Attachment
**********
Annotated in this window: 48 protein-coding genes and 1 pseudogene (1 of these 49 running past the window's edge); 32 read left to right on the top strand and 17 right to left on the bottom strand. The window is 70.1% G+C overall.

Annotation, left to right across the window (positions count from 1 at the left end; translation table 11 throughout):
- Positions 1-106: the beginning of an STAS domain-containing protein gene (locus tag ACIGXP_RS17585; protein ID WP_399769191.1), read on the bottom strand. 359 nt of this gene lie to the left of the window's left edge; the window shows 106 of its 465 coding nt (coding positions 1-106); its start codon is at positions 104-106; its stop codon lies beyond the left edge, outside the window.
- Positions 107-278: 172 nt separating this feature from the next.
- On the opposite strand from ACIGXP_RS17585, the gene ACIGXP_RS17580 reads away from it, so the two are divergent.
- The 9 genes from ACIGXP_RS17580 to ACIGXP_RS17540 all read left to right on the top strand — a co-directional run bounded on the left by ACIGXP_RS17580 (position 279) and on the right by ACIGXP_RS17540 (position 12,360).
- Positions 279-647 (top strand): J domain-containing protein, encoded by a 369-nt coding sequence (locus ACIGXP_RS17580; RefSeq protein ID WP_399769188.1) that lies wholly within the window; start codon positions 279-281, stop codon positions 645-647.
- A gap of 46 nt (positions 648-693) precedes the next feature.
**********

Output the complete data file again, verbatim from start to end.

Annotated in this window: 48 protein-coding genes and 1 pseudogene (1 of these 49 running past the window's edge); 32 read left to right on the top strand and 17 right to left on the bottom strand. The window is 70.1% G+C overall.

Annotation, left to right across the window (positions count from 1 at the left end; translation table 11 throughout):
- Positions 1-106: the beginning of an STAS domain-containing protein gene (locus tag ACIGXP_RS17585; protein ID WP_399769191.1), read on the bottom strand. 359 nt of this gene lie to the left of the window's left edge; the window shows 106 of its 465 coding nt (coding positions 1-106); its start codon is at positions 104-106; its stop codon lies beyond the left edge, outside the window.
- Positions 107-278: 172 nt separating this feature from the next.
- On the opposite strand from ACIGXP_RS17585, the gene ACIGXP_RS17580 reads away from it, so the two are divergent.
- The 9 genes from ACIGXP_RS17580 to ACIGXP_RS17540 all read left to right on the top strand — a co-directional run bounded on the left by ACIGXP_RS17580 (position 279) and on the right by ACIGXP_RS17540 (position 12,360).
- Positions 279-647 (top strand): J domain-containing protein, encoded by a 369-nt coding sequence (locus ACIGXP_RS17580; RefSeq protein ID WP_399769188.1) that lies wholly within the window; start codon positions 279-281, stop codon positions 645-647.
- A gap of 46 nt (positions 648-693) precedes the next feature.